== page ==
Newspaper Page Text
The Republican Journal.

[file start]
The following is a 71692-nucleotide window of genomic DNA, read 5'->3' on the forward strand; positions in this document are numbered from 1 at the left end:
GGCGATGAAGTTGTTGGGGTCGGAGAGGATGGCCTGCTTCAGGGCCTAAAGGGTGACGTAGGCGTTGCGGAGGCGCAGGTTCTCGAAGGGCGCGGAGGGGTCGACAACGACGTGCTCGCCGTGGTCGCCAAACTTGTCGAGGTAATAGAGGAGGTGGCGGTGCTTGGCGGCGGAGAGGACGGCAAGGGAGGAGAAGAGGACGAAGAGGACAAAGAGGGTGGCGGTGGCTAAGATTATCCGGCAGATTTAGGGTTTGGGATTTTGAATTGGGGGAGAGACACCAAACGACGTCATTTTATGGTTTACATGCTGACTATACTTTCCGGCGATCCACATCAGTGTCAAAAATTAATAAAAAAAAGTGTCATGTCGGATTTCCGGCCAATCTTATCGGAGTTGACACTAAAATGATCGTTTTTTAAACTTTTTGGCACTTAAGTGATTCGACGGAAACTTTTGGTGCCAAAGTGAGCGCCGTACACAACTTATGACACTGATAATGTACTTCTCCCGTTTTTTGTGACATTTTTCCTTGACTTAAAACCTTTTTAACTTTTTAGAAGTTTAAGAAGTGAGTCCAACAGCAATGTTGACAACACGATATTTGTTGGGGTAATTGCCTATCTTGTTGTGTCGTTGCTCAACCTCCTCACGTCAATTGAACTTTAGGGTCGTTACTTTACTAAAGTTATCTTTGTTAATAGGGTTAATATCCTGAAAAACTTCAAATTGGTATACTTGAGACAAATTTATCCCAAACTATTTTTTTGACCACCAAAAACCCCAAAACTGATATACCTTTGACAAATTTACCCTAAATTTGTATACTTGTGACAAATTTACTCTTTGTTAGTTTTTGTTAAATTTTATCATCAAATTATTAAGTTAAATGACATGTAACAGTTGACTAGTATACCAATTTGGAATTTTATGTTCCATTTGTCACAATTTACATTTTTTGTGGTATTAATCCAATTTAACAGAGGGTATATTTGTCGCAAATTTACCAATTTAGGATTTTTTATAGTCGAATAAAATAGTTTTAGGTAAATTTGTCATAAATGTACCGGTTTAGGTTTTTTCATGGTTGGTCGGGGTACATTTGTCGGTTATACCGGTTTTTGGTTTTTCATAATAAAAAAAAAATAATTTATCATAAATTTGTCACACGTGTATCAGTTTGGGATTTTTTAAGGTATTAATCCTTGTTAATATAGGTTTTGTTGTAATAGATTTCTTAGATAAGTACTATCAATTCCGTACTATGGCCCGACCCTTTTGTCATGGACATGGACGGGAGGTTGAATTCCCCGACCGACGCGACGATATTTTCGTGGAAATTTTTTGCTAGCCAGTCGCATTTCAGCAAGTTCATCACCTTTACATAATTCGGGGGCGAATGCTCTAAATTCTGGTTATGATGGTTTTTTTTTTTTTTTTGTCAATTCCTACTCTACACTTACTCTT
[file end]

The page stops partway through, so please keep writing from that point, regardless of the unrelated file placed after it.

'niM'.ME 93. NO. 13._BELFAST, MAINE, THURSDAY, MARCH 3.1, 1921. FIVE CENTS ir.a„ Alliance in Annual Meeting. , , , ,,, deports of Last Yeat’s Work. 'n ,,f Officers and Committees. [VrS (tom Absent Members. , K. McDonald was hostess e last Thursday afternoon, V members and a few guests Miss Maud E. Barker, sided. Most concise and reports were read by Mrs. ■\ Ison, who has been most I i lie details of the office. , t. Durham read the treas for Mrs. Charles S. Bick , died to Portland by the rive. It showed the con gested funds from lega large amount expended for rifts, etc., and a neat sum \ to begin the work of the Miss Barker, the retiring lined re-election, but her how well she had attended : . | that office the past year savored of sound business cell as a genuine co-opera inef but appreciative refer made to the four members I during the past year: Mrs. ! swan, Mrs. Everett A. William H. Quimby and L. W'oodcock. She also Jr Ificers and various chair fficient assistance. Miss - the sentiment of all when Miss Barker’s accomplish uine interest in the society, it a new committee to be lance committee be added , i list. . otucers and committees President, Mrs. James C. e pres., Mrs. Clement W. vice pres., Mrs. Artlmr Mrs. Edmund I’. Brown; Edgar M. Hall; program Mrs. Arlhur E. Wilson, Mrs. odcock, Mrs. Charles H. Giles G. Abbott, Miss < alburn, Mrs. S. S. L..j Sarah F. Knight Miss3 social, Mrs. Charles R.! Irving L. Perry, Mrs.' i Mrs. Horace E. McDon 11. Carter, Mrs. R. P. j Fred T. Chase, Mrs. S. A. Maude E. Bussc, Mrs. .] ■ imby, Mrs. Carroll A. I v Arthur Ritchie, Miss social aid, Mrs. Allan M s Belle Keating, Mrs. th, Miss E. Frances; . P. Wood, Mrs. S. C.| r> G. Ingersoll, Miss> rarnham; decorating, Mrs. a kford, chairman for the • Mrs. William M. Ran ■isc, Mrs. Busse; for May, Swan and Mrs. James H. a. c, Mrs. Bancroft H. Con MiJdred M. Slater; for Sep .loseph W. Blaisdell and Dinsmore; for October, Ryan; for Christmas, Stevens; Palm Sunday, ’ Sherman; social service, Perry, Mrs. Blaisdell, kman, Mrs. F'red Rack ■ances Chase, Mrs. Albert Frank I. Wilson, Mrs. E. v. Albert D. Mowry, Mrs. ik; hospitality, Miss Col rl C. Burgess, Mrs. G. A. Wood, Mrs. A. P. Good V Drury, Miss Bragg and of the Alliance; Sunday 'attee, Mrs. Glidden, Mrs. :!s- f red A. Johnson; par Mrs, George I. Keating, Tyler, Mrs. Conant, Mrs. ■;s, Mrs. George R. Doak rman; iinance, Mrs. Ben Hazeltme, Mrs. Swan, Mrs. Bickford, Miss Annie M. Knowlton, Miss Barker. 1 lien came one of the most entertain ing features of the annual meetings, let ters from absent members. Tie first was one from Mrs. Bossou and was read by Mrs. Elmer A. Sherman. Underdid', Cape Rosier, Maine March 19, 1921. Madam President, and Ladies cf The Alliance: in Hindustanee there is a word which travelers quickly adopt. It is “Dilcusha,” meaning “heart-expanding.” It is a glad j dening sort of word, and it comes to me as I begin this bit of a greeting to the Belfast Alliance, the unusual group of heart-ex pa tiding women, who gave the | stranger within their gates such coidial ! welcome and so many happy hours a year ago. Though I can never feel myself a j stranger in beautiful Belfast. The goiileu j days and glad memories of my girlhood | vacations spent there will always make I me feel that 1 “belong.” Perhaps it is atavism, too, for the sturdy pioneer whose 1 royal grant of land started the town, who named it, who was chairman of the first ! board of selectmen, who commenced the lirst town book—now in the City Hall | safe—and who led the refusal to take the ! oath of allegiance to the Crown, when the I Penobscot Expedition came up the Bay,— j that John Brown, “of the noble house of ! Gordon and Lennox,” was my maternal j great-great-grandfather, and always I’ve been proud of him for having had the good judgment to put Belfast on the map! It is no message from the Orient I send I to you today, no scent of sandal or tu | meric to recall memories of thronged ba I zaars or desert dunes. It is just Maine air which I’ve been breathing all winter, but the balsam of evergreens and the iodine of sea-weeds are incomparable tonics physically, and clean stimulants mentally, and the season nas gone all too speedily in this peaceful little valley on the Rosebush Cape. Imagination routs loneliness. I suppose the old French ex plorer who named the cape, rounded it on a June day when the wild roses were in bloom, but this winter, with one’s back to the Bay, it has been easy to fancy one’s self in some tiny Swiss valley, a snowy intervale walled by steep cliffs, stretches of unbroken forest, even a red-pointed church spire most picturesquely placed. And on the few mornings when there have been frosted window-panes, I’ve had tree ferns and white orchids on mine! “Why folks complain of loneliness is strange lo me, I must confess. W hy, every brook and every tree And every twinkling star I see, Hath something good to say to me ” 1 think it is a heritage both from my west of England father and my State of Maine mother, but it has often been em phasized to me that I am a truthful woman! So I am forced to admit that there is March mud, just now, on Cape Hosier roads—but the sky is June blue! You will remember that “ Two men looked out from prison bars, One saw1 mud, the other stars.” It seems to me a pretty good idea, to forget the mud and to remember the sky and stars. And to be thankful in these troubled days of turmoil ana famine and revolution and unrest, for our steady going old State of Maine, for its peace and its plentiful resources, its opportuni ties and solidarity. God bless it! So will you join me in this “Health” once proposed by Maine’s own Thomas B. Heed; “ Here’s to the State of Maine, I he laud of the bluest skies, The greenest earth, The richest air, The strongest, and what is better, the sturdiest men, The fairest, and what is best, the truest women under the sun!” My salaams and salutations. —Mary Fisher Bosson Miss Barker read the letter from Mrs. Augusta S. Frederick, the Alliance’s old est member, who is spending the winter in Daytona, Fla., making her 22nd season in the South. She said in part: “We left home Feb. 7th with every thing snow bound and the mercury in the thermometer in what might be called “low company” but a week’s journey found us in the midst of everything beau | tiful.” The immense crowds of people | were unparalelled in her 21 years o. southern travel and it seemed as if every body in the United States with all their , relatives had been seized with a desire to j go south. She went first to Orlando, but ; the party were unable to find accommo | dations That city was entertaining a ur Regular Prices ^8c lb. i Swift’s Pride Washing Powder, 5 pkgs„ ib. Bucket Jam $1.00 each I “oiled ,, bs \ BULK I COCOA GET ORANGES 35c Dozen %RRY’S MARKET nouncement! i MRS. IDA hRANKEL will leave April 4th Mr New YorK to select a new line of Spring and Summer Suits, Coats, Wraps, i i esses and Skirts. Oiir Spring and Easter business has been yery good, making necessary a special trip to New7 York to elect a new stock. In planning your Spring wardrobe if <>u have any special garment in mind we Miall make an effort tcj get it for you if y«u will give us a general idea of what vou want. j It will pay you to s^e our new line be Mre making your Spring selections. New York Garment Store Main Street, Belfast, Tel. 228-5 circus, a four cuunty fair and every indi- \ vidual using one or more autos. The noise was deafenin'g, but her infirmity was a blessing for once as she could sleep. They went directly to Daytona, where they have the best of accommodations in a small bungalow with all modern con , veniences and good neighbors. Her de scriptions of the city, the climate, its i trees and flowers were vivid in word pic tures. bruit is very plentiful and cheap and as she says “if there is one thing in the world to eat that is cheap it is one’s duty to eat it even if obliged to sit up nights to accomplish it.” “We pay 25 cents per quart for milk which seems a little steep.” She closed with reference to the Alliance year’s work, its able presi dent, the new ticket, etc., and gave a general invitation for all to visit her on her birthday, March 26th. Miss Barker also read a short note from Miss Inez E. brawlord, now in Stillwa ter, enclosing an Easter offering for the Alliance. Mrs. Ben Hazeltine read several ex- i tracts from letters written by her daugh ter, Mrs. Richard E. Shaw, one from j Canton, China, and the other from Yok ohoma, Japan. While at the former city she and Mr Shaw were guests on the house boat of an English friend. She says: “It was the pleasantest party I have attended in the far East. Mr. Smythe, a young English bachelor, ask ed us out on Ins houseboat. The party consisted of five others besides Mr. Smythe and ourselves: A young Mr. and Mrs. Cadman, also English, Mr. May, a delightful young English bach elor, a Mr. Harrison, American, and Mr. Woodall, also American, and attach ed to the consulate Here. The houseboats are* white two-decked affairs, somewhat larger tffan the usual pleasure launch. In front below is a good-sized deck and be hind that a few steps down is a room with bunks and cupboards on either sid.-, beyond that an ice box and small kitch en. On some of them is a wheel which the coolies tread to move the boat. We were towed by a small launch, however. The upper deck has a lot of cushions and is used after dark. We started soon after six one hot afternoon, but before we had been gone very long we struck a bretze and kept in it the rest of the way. The sunset was lovely and a little later a new moou came up. Gradually the crowded houses of Canton dropped away on either i side and finally we were up among the : hills, where there were only a few huts and native boats. About eight we drop ped anchor and dinner was served, a real dinner in E glish style, no picnic. We ; had soup, fish, roast beef and vegetables, asparagus salad, ice cream, cake, coffee and fruit. Every one was so nice and we had such fun 1 think the people I have met in Canton were infinitely superior to those whom 1 met in Manila. These young men seemed so nice and clean and line, just like the boys at home. Mr. Cadman was in the British Navy and has been shot in both legs, so that he walks with a c&ne and looks much older than his young wife, who can hardly be more than twenty, 1 should say. She is very interesting. The kind of a person who talks about things you like to talk of. Alter dinner the men came up stairs and they played the Victrola and we all talk ed. The music on the water reminded me so much of the pond -in the old days and 1 thought of all of you. After a love ly sail home in the warm darkness we landed about 1 a. m. We were also re cently invited with friends one Sunday night for a New England supper for 12. We had beans, salad, sausage, cheese, biscuits, stuffed eggs, pie, ice cream and coffee. The best things you ever tasted and we had such a good time. I like our friends here, in her letter from Yoko hama Mrs. Shaw vividly described a visit to t.he Temples of Buddha just out side the city, but said they were too highly colored, ornate and smart for the American taste. She also criticised the manner in which the sacredness of such a spot had been commercialized by allow ing tourists to be present while prayers were being offered by the natives to their gods. Foreigners were even allowed to view the inner shrine where the priest was kneeling to present the supplications of the worshippers. Mrs. Shaw used her American mind to good effect in describ ing a visit to one of the prisons near Yokohama. Mrs. Sherman also read this most un usual and entertaining letter from Mrs. Walter B. Kelley of St. Paul, Minn.: Ever since you asked me last summer to write you a letter to be read some time in March before the Alliance, I have occasionally wondered what I could think of that would be of interest. Finally a thought came to me, to write you briefly regarding a young Tahitian Princess who came suddenly to live among us, and who took a great liking to Katherine. She lived here for two years and since returning to Tahiti has written Katherine some interesting letters In the first place I am going to give you a lesson in geography, and then I am sending you the Octcber National Geographic, which contains an interest ing article on Tahiti and the city of Papeeti, where our young princess lives. In the Pacific Ocean about half waV ; from San Francisco to Australia, lies a group of islands called the Society Is lands, and of these Tahiti is perhaps the j largest. It is of coral formation and 1 noted for its wonderful sea weeds. For that reason a triend and neighbor of 1 mine, Miss Josephine Tilden, was sent I there to specialize in her chosen field of l bota ly. The University of Minnesota j sent her there to bring back specimens of j sea weeds, many of them very rare. The chief of the island, a title corresponding ; to that of sing, was extremely kind to her and her aged mother, and it was through his interest and courtesy that she was able to do much of her work. His name was Salmon, mentioned in the National Geographic that I am sending, and he had a young daughter Ina Now, among other very interesting cus toms of these Polynesian people was one' of giving, or loaning, 10 a friend for whom they entertained a feeling of high est regard, one of their children. So the chief or king insisted on loaning his lit tle daughter Ina to Miss Tilden and her mother. Chief Salmon’s grandfather was Scotch-English so some English blood flowed in his veins, and he wished his daughter Ina to learn the English language. Now Miss Tilden was over- \ whelmed, but her mother felt they could I not be unkind enough to refuse, so when they returned to St. Paul little Ina was with them. Miss Tilden says there is no liner or more royal blood in all the Poly nesian peoples than that of the Salmon family. The newspapers made much of the Princess Ina, and Katherine came home from school in a most excited frame of mind stating that Princess Ina was to attend the Murray school. Now Ina spoke French like a Parisian, and the native Tahitian, but knew no Eng lish. Fortunately for her we had a de lightful French family living here, and a young daughter about Ina’s age acted as interpreter for Ina for the first few days. Ina was about 11 years of age and spent a few days in each of the lower grades finally staying in the 6th grade. She was dark with lovely black hair and quite full red lips, but in her American clothes looked quite like an ordinary brunette child. She had been used to about 25 servants at her home, and to consider all manual work degrading, but soon adapted herself to Miss Tilden’s household. They kept no servant and of course were not used to children, so it really was very hard for them. Finally Miss Tilden felt it was too hard for her mother, who was nearly 80 years of age, to have the care of Ina, so she put her in a Catholic convent. I appeared so shocked when she told me about it, espec ially when she told me that Ina’s family were not Catholic, that she invited me to go with her when she took Ina to the convent. It was a very fine place, but my heart went out to the little girl. She came to our house frequently and loved our player piano. When she stayed to a meal her table manners were very pleas ing, and she was so appreciative of a little loving interest. Chief Salmon fully in tended to pay Miss Tilden generously for Ina’s care, but the war broke out. Tahiti passed into the hands of Germany, so he had nothing but land. Miss Tilden spent $1,000 on Ina, and kept her two years, then her father sent some relative to San Francisco to meet her, and she returned to Tahiti. Her mother died while she was here, but Ina was not told about it until she was starting home. She has written Katherine many letters some of which 1 am enclosing. She has twice spoken of sending her picture, but it has not come. We do not know whether she forgot to enclose them, or whether they were censored and kept back. During the first terrihle wave of influenza Ina’s family nearly all died, and she was se- j nously ill. The people of Tahiti were greatly depleted by this disease, nearly every family losing several members, j Ina lost her father, and brothers and sis- ; ters at this time. You will notice by i Ina’s letters to Katherine, the warm hearted, affectionate spirit of her race. | Of course her English is imperfect, but j she does wonderfully well, considering the fact that she talks French exclusively I at home. We hope to see Ina again soon and ! hope she has fulfilled the promise of her girlhood. It really gave us all a few thrills to think we had a real princess among us, and one who was so loving and generous to the people who were kind to her. I must teil you about a salad that the Tahitian people love to eat. One kind of sea weed is carefully washed and cooked, then slightly resalted, raw fish is put on it, and another kind of sea weed with a decided peppery flavor add ed last. I doubt if we would like it, but it is a great delicacy with them. 1 do hope that these rambling statements may prove of some interest, and with my most cordial greetings to all. Considering the fact that little Prin cess Ina was only a sixth grade pupil when she left St, Paul after two years’ study of English her letters are simply remarkable and her writing excellent. The following is a verbatim copy of the first letter written from Papara, Tahiti, under date of Dec. 7, 1917: 1 have re i ceived your welcome letter and also the baby’s photograph. She is a very cun ning, dear little thing; how I would like to hold her in my arms. You don’t im agine how I love babies, oh! I’m just crazy about them. 1 can see now, why you have not writ ten. I would be just as happy as you are if I had a little baby sister; its true that I have sisters and brothers, but t .ey are all big now. I I must say you are getting along very I fine with your school, for I remember when I left you was still in the first grade, and you are telling me now that you are in 6th grade, why that’s wond erful, indeed; you’re doing fine work, keep on, and will soon be in the 8th grade and then to High school. The steamer has been here since this afternoon, and you see everybody is busy writing letters to their friends, relatives' etc. I must tell you that we only hava mails once a month. I mean from far off countries like America and Europe, so you see it will take about three weeks or even a month before iny letter reaches you, anyway I hope you will get it before that time. I just heard that the boat was going to leave tomorrow afternoon, so must hurry and finish my letters, for I have a lot to write yet. Well dearie, I wish you a Merry Christ mas and a happy New Year. I will send you my photo by the next boat, and Katherine, I would love to have a picture of you, please send me one will you. Well, how is Mr. your brother getting along with his French all right, remem ber me to him. I don’t go to school any more, I have passed all my examinations so I am staying home. I’m most of time out in the country.” In all of her other letters, the latest under date of Feb. 12, ’21, she urges ber little friend to study and enter the Uui i versity. She also cordially refers to a visit from her at the island home, men tioning .their life there in a very loyal way but gives the idea she would be happier in St. Paul. At the social hour which closed the program Mrs. McDonald was assisted in serving sherbert and fancy cakes by Mrs. H. H. Carter, Mrs. Charles R. Coombs, Mrs. Arthur E. Wilson and Mrs. George R. Doak. Miss Charlotte Odiorne of Bangor re turned home Friday, af'er a few days in Belfast, the guest of Mr. and Mrs. Chas. Bradbury. Last Thursday they gave a dinner for her, when covers were laid for ten. The other guests were the girls who took part on the program at the Japanese Tea Garden. Mrs. Hattie Stevens was called to Brooklyn, N. Y., last Friday by a tele gram from Rev. Thomas B Gregory on account of the illness of Mrs. Gregory, i who is nearly prostrated by the sudden i death of their daughter, Mrs. John C. ) Weir, formerly Miss Lee Gregory. ‘ The Japanese Garden Party Drew a Record Attendance and was a Suc cess in Every Particular. The Japanese garden party held in the Armory last Wednesday under the aus pices of the Universalist League was the most delightful of their many social suc cesses. It was generally conceded that the hall never before looked so artistic as it did in its transformation of a veritable garden scene in festive array. A , erfect canopy of Japanese lanterns were strung from the balcony rails to the center chandelier, from which hung inverted a large and beautiful Japanese umbrella. Umbrellas were spaced oh the balcony, while lanterns, fans, etc., were on the lockers. In the floor center was a large pale green lawn table with beautiful linen cover and centered with a rustic basket filled with cherry blossoms. The sales tables, including those of the boys and girls, an unusual innovation, were covered in white bunting decorated with sprays of pink roses and green leaves, while at either end were small cherry trees in full bloom. Each table also had a bunch of Easter lilies. The regular drop curtain on the stage with its white center panel formed a very fme back ground for a dado of cherry trees of a lighter tint. Trees galore were used on the stage, in front of it and at its sides. The most artistic feature of this veritable garden scene was the handsome white pagoda, having its frame completely en twined with wisteria sprays. The tea table service in this was perfectly ap pointed in real Japanese style and pie sided over by Mrs. Cecil Clay in costume. Ail who served at the tables or were on the program dressed in approved Japan- I ese style. The afternoon program opened with a piano duet by Misses Verna Jeliison and Margaret Eaton. Then came the cutest, dearest parade ever thougut of when twenty or more babies in their decorated doll carriages and strollers appeared, led by little Miss Martha Bowker, herself only a baby. Chrysanthemums were used, giving a fluffy effect, and the little ones seemed like kings and queens in their attitude of monarchs of all they surveyed. A few children in costume walked in the parade and added material ly to its effectiveness. It was greatly enjoyed and a very original and happy hit, under the direction of Mrs. Ralph D. ) Southworth. Mrs. Basil R. Allen, in a most becoming Japanese gown, sang a “Maid from Japan,” and was accompa nied in the chorus by a bevy of little Jap anese maids. The boys' carpentry class brought down the house with their mo tion song,and the surprise of the program, "Ten in One,” presented by Rev. Wm. Vaughan, in an appropriate and compli mentary speech, proved to be the family of John B. Chalmers, including Mrs. Chalmers with her youngest child in arms, her married daughter and the rest ranging to the smallest. All were in cos tume and their chorus was greeted with a cordial encore. The vocal duet by Misses hires Rogers and Henriella Coombs, two attractive little Japs, was cordially received. Miss Charlotte Odi orue of Bangor, the child solo dancer, gave a Japanese number and was greeted with storms of applause. She is a gteat favorite in Belfast, where she frequently appears, always in new solo dances. In the evening the booths, with the exception of two near the front of the hall, were removed to give extra seating capacity. At least an hour before the program began every available seat was occupied, leaving only standing room for the dancers, who came later. Mrs. Al ten’s number was repeated, but this time she came in a genuine jinricksha, which Mr. Horace Chenery brought as a souve nir of a trip he took to Japan some years ago. Miss Odiorrie also repeated her suc cess of the afternoon and the boys’ car penter class brought down the house by repeating their motion song. They were Eugene Hammons, Warren Southworth, Thomas Hoxie, Alfred Bradford, John and Henry Chalmers. The duet by Miss Katherine E. Brier and Harold ri.McKeen, the former in a becoming costume, was most enjoyable and greeted witii a cordial encore, to which they responded. The Kan dance by Miss Caroline Havener of Portland was as appropriate as it was picturesque, and she was really charm ing in her dainty Japanese gown. Al ways a favorite here for her natural grace and modest manner, she won Iresh lau rels and t he comment was frequently heard that a professional would have found it difficult to surpa s her efforts. The president of the League, Mrs. Chas. Braatiury, assisted by Mrs. Cecil Clay and Mrs. V. H. Rackliff, designed the decorations, and also did effective work in their preparation. Others who hao their share in the work, besides the girls and boys were Mrs. Vannie H. Rackliife, in charge of the distributing of the apron table; Mrs. J. G. Paul and Mrs. L. T. Shales, fancy articles; Mrs. Hattie L. Morse, candy; Mrs. J. Lee Patterson, Mrs. Albra J. Clary and Mrs. Elijah Ritchie, food table; Mrs. Cecil Clay, the cooking. The program closed with gen eral dancing by McKeen’s orchestra. The net proceeds were over $252. MRS. SARAH E. NORTON. The remains of Sarah E., wife of Al bert O. Norton, arrived in Belfast Satur day from Norfolk Downs, Quiney, Mass., where she died March 24th. They were placed in the receiving tomb at Grove Cemetery and later in the spring will be | taken to White's Corner, Montville, for i interment. Mr. Norton and C. V\. Ban ton of Boston accompanied the body here and remained ovei Sunday in Liberty,the guests of Mrs. Frank Sanford They re turned to Boston Tuesday. Mrs. Norton was 68 years old and had many friends in Montville, where she had lived many ! years and was highly respected. Riordon Company limited $6,500,000 15-yr. 8% Bonds FIRST MORTGAGE Covering Property as a h irst Lien estimated to have cost ] OVER $14,000,000 And Second mortgage on other properties. Over $4,000,000 of these bonds already sold. Price 99. State of Sao Paulo, Brazil, #10,000,000 15-yr. S°/o Bonds. • External Loan. Price 97!. We recommend these issues for investment. j THE CITY NATIONAL BANK OF BELFAST BELFAST, MAINE To The Citizens of Belfast In Mayor Wescott’s address to the City Council on Monday, March 21st, he made reference to the fact that the city had instituted a suit against the Hayford Block Company to recover taxes which he alleged were due the city. The stockholders of the company feel that a statement to the public in regard to the situation is fitting at this time. Section 97 of Chapter 259 of the laws of 1917 of the State of Maine, reads as follows: “Sec. 97. Exemption from Taxation. All Armories, Drill-rooms, OfTices, Head quarters offices, and Target ranges, own ed by the State or by any municipality, or by any organization of the National Guard, and all buildings and land leased by the State, or by any municipality, or by an officer or organization of the Nat ional Guard, to be used as an Armory, Drill-room, Headquarters office, Target | range, or other military purposes, shall be exempt from taxation for all purposes during the period of such ownership, lease and use." The company consulted with the city assessors in regard to the application of this law to that part of their property under lease for an Armory. The Board of Assessors consulted with the City So licitor and also got an expression of opinion from the Board of State Asses sors. This opinion in their language stated that in their belief “the intent of the statute to which you refer was to provide for the exemption of such prop erty while leased.” Influenced by these decisions and also in accordance with their own judgment the local assessors made a correction in the tax assessed, and as recorded by them “to correct an error in the original assessment.” The total tax assessed against the Hay ford Block for 1920 was $1,153.45. The amount paid the Collector $867.08. The cash discount was $37.66. The amount corrected by reason of the statutory ex emption was $248.71; this latter amount being arrived at by figuring on a rental basis the proportion of the Armory to the whole Block. Respectfully submitted, Hayford Block Co. Belfast, March 30, 1921. --I PERSONAL Mr. and Mrs. H. L. Curtis spent Sunday ! in Portland. Herman O. Beckwith has been in Gar- j diner a few days on business. Miss Ruth Michaels has been visiting I Mrs. John H. Webb in Unity. Henry Mudgett left Monday for visits I in Boston and Worcester, Mass. Miss Olive L. Michaels spent her East er vacation in Auburn and Unity. Miss Una Greenlaw is at home from the U. of M. for the Easter vacation. Ralph L. Cooper returned Monday front a short visit with friends in Farmington. Mrs. Mary C. Colcord is taking a va- I cation from her duties in the Curtis ! store. Ralph Sayward, who has been quite I sick for several weeks, is greatly im- j proved. Miss Caroline Havener of Portland has | been the guest the past week of her aunt, ■ Mrs. Cecil Clay. Mrs. J. W. Vaughan has returned to 1 Citypoint, after spending the winter in [ East Milton, Mass. Mrs. C. B. Swett is spending a few | ; weeks in Brunswick with her daughter, ' Miss Mabel Swett. Mrs. Lucy Kenney of Knox was the guest last week of her parents, Mr. and Mrs. J. H. Sayward. Ben J. Parker, who is attending Com mercial College in Auburn, is at home for the Easter vacation. Howard W. Heath of Boston has been spending a few days with his mother, Mrs. Flora W. Heath. Mr. and Mrs. J. W. Blaisdell have re turned home from a business and pleas ure trip to New York. Rev. and Mrs. George C. Sauer left Tuesday for a short visit ,in Bangor dur i ing Convocation week. Miss Marian Wood of Poor’s Mills spent last week with her grand-parents, Mr. and Mrs. J. F. Sheldon. Mr. and Mrs. John H. Webb spent Sun day with the latter’s parents, Mr. and Mrs. Manley L. Harriman. Mr. and Mrs. W. M. Washburn of Lewiston were guests over Sunday of William M. Randall and family. Miss Melvina V. Parker of the faculty of the Bangor High school, is spending the Easter vacat ion at her home here. PERSONAL Miss Hope Dorman arrived Friday front Dana Hall, Wellesley, Mass., to spend Easter with her father, Wilmer J. Dor man. . Miss Maude Uammans, who has beec in New York the past winter, plans to return to her Church street home early in April. K. Fogg, a student at Kent's Hill, has been spending the Easter vaca tion with his parents, Mr and Mrs. Jaht A. Fogg. Mrs. Frank L. Towle left recently for Bridgeport, Conn., to visit ler daughter Miss Isabelle, a teacher in the Barnuro school. Mrs. N. L. I uttle, who spent the winter in Boston, has arrived for an extended visit with her son, B. L. Tuttle, and family. Stephen C. Clement if Danbury, Conn., arrived Saturday for a short visit with his parents, Mr. and Mrs. Amos Clement. Among the students at home from the l-'. of M. for the Easter recess are Evao f. Wilson, Howard E. Wilson and Wes ley C. Wood. Mrs. J. D. McGray, who has recently visited her niece, Mrs. R. II. Mosher, Sr.. Citypoint, is now the guest of her cousin, Mrs. J. L. Stevens. Mrs. V. A. Simmons has returned home from Wells iver, Vt., where she has been visiting her daughter, Mrs. E. M. Corliss, and family. John F. Durham, a student at Dart mouth College, will arrive Saturday to spend the vacation with his parents, Mr. and Mrs. James C. Durham. G. C. Lower returned home Friday from Orlando, Fla., where he spent the winter and is enthusiastic over the beau ties of that section of the south. Mr. and Mrs. Charles Bradbury wilt leave the second week in April for New York, where they will spend the remain - der of the spring at Hotel Chelsea. Miss Kathleen Tuttle, a teacher - , High school at Willimantic, Con:. , >, spending the Easter vacation with ner parents, Mr. and Mrs. B. L. Tuttle. Miss Madaline Coombs, teacher of the fifth grade at the McLellan school, re turned Monday night, from visits ,c Wollaston, Lawrence and Medford, Mass. Mr. and Mrs. Walter H. Bickford re turned Saturday to their home in Brigh ton, Mass., after a short visit at the home of the former’s brother, Charles h. Bickford. Miss Marguerite Ingalls, who has been clerking in the Curtis store since gradu ating from the B. H. S , has taken a pi sition in the Green store and began her duties Monday. Miss Grace Hazeltine arrived norut Wednesday night from Miss Capen's school in Northampton, Mass., to spend the Easter vacation with her pars:,is. Mr. and Mrs. Ben Hazeltine. Arthur G. Wylie of Boston was the guest over Sunday of Mr. and Mrs. O. E Frost. He returned to Boston Monday, accompanied by Mrs. Wylie, who hae been with her parents seveial weeks. Kev. A. E. Wilson will leave :.e:. week for Massachusetts, where he will lecture on birds at Westboro, Apr! 7th, and at Symphony Hall, Boston, Apr nr. He will also lecture at Greene, Me , r Monday, April 11th. MISS AGNES CHASE The people of East Dixmont ami v . ity were greatly shocked ami sad : by what seemed to be the sudden death of Miss Agnes Chase, one of Dixmont’s i best and brightest young ladies. She was | a member of the senior class of the | Brooks High school, valedk". irian of her I class, and left, a tine record both as a ! pupil and a lady. Her pleasant disposition I and genial ways endeared her to a host of i friends. Miss Chase was at home on her j vacation. Monday, Marcli 7th, she had what proved to be an attack of peritoni tis. She grew worse and Tuesday was taken to the Eastern Ma ine Genera Hos pital in Bangor. Wednesday they oper ated on her, but she did not hdve strength to rally from the operation. Her parents, Mr. and Mrs. Hiram Chase of Dixmont. three sisters, Mrs. Laura Bartlett of New burgh, Mrs. May White and Miss Luvie Chase, both of Dixmont, and a host of dear frit nds survive her. The funeral, which was largely attended by her many relatives and friends and by her class mates from the Brooks High school, was from her late home in Dixmont on Sa:~ ■ urday afternoon, March 12th. A pro ! fusion of the choicest and most beautifui ilowers were fittingly expressive of the tender feelings of those who knew her. Rev Frank S. DoilifT of Jackson spoke comforting words to the mourning friends. j Phoenix Lodge, F. & A. \L, was in spected Mondav evening following a ban quet, under the direction of W. R. 1 D G. M. Warren A Nichols, assists, by acting G. M. Allen L. Curtis. GIRLS WANTED FOR STITCHING At Pullman’s Pants Factory, Bridge Street, Belfast. Also girls willing tc learn stitching. Paid while learning. STEADY WORK, THINK! In a certain manufacturing plant the boss has hung upon the walls big placards having on them printed in red ink the word “THINK”’ The word ought to be hung in every shop and home in the United States. People who think should start a savings account in this Bank. -3*Waldo Trust Company^ UNITY BELFAST BROOKS MAINE